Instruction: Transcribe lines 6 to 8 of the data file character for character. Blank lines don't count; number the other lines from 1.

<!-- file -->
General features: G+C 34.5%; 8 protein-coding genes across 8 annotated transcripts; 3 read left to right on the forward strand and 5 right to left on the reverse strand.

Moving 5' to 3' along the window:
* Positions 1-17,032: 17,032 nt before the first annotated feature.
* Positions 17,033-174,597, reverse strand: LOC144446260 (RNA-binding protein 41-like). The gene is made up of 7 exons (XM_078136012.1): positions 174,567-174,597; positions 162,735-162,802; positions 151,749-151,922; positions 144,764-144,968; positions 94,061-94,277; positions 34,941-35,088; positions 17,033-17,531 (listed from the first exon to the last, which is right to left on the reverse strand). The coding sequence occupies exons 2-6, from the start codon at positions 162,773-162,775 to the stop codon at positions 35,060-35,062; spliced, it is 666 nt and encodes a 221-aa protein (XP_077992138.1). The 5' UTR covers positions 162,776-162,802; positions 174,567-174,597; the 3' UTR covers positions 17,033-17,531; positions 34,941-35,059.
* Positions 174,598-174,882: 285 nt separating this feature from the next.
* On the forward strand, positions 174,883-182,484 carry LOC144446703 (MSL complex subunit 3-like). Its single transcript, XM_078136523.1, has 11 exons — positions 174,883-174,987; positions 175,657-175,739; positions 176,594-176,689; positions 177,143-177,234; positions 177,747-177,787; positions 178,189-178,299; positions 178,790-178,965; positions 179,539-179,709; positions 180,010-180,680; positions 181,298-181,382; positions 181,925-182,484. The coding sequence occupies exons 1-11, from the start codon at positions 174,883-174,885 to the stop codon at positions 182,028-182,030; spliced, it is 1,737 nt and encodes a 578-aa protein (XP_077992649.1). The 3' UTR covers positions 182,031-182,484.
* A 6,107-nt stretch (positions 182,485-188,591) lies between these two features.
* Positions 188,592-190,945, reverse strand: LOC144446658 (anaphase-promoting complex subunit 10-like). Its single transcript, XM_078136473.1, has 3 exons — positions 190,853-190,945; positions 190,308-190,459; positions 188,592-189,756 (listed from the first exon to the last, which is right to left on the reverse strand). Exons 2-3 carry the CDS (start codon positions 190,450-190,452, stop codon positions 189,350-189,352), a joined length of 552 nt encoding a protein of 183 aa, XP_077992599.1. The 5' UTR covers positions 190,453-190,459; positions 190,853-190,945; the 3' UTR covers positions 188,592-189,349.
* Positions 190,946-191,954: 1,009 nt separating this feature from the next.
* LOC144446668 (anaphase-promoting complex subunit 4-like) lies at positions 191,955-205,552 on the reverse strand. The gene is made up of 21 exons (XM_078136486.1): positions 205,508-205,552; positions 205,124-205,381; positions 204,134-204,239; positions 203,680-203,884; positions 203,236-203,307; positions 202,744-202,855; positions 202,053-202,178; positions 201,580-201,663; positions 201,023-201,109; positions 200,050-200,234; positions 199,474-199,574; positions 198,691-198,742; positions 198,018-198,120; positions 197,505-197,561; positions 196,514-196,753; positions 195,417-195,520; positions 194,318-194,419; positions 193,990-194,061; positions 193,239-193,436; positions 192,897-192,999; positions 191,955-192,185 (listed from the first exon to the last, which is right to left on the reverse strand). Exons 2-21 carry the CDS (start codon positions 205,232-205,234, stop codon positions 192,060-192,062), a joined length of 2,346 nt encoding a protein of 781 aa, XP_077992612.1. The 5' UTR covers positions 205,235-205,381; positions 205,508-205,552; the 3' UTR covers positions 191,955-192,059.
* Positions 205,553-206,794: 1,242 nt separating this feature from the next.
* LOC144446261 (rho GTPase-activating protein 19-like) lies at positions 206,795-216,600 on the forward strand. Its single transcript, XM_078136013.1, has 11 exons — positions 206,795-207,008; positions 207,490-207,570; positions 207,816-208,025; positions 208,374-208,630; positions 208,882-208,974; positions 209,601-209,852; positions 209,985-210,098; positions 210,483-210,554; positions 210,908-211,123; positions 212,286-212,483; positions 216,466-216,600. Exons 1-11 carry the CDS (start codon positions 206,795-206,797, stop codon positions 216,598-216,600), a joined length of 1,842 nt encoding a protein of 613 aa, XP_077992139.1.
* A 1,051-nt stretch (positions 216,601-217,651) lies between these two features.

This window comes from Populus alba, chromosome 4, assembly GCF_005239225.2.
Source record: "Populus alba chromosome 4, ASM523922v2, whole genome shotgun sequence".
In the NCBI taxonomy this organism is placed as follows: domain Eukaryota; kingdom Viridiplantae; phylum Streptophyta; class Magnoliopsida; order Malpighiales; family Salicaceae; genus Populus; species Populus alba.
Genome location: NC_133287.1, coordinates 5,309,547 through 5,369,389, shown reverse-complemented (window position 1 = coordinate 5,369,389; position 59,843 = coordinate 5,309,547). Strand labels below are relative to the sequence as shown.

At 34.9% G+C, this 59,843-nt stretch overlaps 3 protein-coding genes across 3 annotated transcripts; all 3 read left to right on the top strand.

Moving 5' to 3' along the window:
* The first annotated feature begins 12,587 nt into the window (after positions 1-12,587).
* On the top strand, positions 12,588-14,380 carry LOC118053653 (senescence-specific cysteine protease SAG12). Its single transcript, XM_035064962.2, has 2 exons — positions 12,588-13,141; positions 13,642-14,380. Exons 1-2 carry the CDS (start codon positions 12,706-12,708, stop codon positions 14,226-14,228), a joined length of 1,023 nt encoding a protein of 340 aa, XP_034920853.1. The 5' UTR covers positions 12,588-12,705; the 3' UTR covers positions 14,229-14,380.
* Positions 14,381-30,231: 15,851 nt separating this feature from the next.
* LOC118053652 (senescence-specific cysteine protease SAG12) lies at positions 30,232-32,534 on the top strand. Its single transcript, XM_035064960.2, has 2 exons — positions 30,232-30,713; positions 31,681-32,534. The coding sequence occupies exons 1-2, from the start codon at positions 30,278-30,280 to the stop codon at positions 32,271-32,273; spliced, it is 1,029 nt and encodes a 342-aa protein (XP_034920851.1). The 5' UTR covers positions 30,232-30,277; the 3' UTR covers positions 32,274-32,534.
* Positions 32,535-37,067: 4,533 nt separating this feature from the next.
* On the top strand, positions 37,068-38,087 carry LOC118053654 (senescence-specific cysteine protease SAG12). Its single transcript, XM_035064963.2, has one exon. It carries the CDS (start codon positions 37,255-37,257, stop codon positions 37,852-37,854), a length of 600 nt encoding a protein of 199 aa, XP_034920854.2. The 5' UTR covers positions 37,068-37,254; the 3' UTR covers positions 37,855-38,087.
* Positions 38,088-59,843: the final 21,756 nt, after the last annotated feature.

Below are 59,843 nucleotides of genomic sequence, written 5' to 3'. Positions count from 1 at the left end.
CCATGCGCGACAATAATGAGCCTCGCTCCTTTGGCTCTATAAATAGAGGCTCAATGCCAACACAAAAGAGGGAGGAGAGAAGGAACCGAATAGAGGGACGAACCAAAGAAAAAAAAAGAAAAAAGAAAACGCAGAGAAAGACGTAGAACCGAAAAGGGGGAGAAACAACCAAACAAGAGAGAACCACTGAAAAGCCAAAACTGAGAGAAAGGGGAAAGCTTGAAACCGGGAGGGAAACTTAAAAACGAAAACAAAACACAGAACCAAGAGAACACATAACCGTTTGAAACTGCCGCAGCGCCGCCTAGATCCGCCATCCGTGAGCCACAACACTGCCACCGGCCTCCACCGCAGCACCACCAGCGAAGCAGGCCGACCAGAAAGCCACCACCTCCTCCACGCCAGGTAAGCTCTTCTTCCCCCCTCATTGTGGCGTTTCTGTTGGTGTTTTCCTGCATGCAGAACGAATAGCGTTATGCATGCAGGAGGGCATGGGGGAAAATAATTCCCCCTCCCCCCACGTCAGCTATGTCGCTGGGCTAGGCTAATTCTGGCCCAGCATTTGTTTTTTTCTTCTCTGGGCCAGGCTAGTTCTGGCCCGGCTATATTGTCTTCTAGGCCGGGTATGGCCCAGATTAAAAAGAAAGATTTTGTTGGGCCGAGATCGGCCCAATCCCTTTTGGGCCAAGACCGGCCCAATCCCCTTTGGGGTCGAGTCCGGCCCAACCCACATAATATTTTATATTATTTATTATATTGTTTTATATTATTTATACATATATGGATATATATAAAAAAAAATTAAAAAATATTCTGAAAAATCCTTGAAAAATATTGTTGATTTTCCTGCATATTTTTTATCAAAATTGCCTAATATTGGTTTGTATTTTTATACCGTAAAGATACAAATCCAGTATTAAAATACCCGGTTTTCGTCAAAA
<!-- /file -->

* On the forward strand, positions 174,883-182,484 carry LOC144446703 (MSL complex subunit 3-like). Its single transcript, XM_078136523.1, has 11 exons — positions 174,883-174,987; positions 175,657-175,739; positions 176,594-176,689; positions 177,143-177,234; positions 177,747-177,787; positions 178,189-178,299; positions 178,790-178,965; positions 179,539-179,709; positions 180,010-180,680; positions 181,298-181,382; positions 181,925-182,484. The coding sequence occupies exons 1-11, from the start codon at positions 174,883-174,885 to the stop codon at positions 182,028-182,030; spliced, it is 1,737 nt and encodes a 578-aa protein (XP_077992649.1). The 3' UTR covers positions 182,031-182,484.
* A 6,107-nt stretch (positions 182,485-188,591) lies between these two features.
* Positions 188,592-190,945, reverse strand: LOC144446658 (anaphase-promoting complex subunit 10-like). Its single transcript, XM_078136473.1, has 3 exons — positions 190,853-190,945; positions 190,308-190,459; positions 188,592-189,756 (listed from the first exon to the last, which is right to left on the reverse strand). Exons 2-3 carry the CDS (start codon positions 190,450-190,452, stop codon positions 189,350-189,352), a joined length of 552 nt encoding a protein of 183 aa, XP_077992599.1. The 5' UTR covers positions 190,453-190,459; positions 190,853-190,945; the 3' UTR covers positions 188,592-189,349.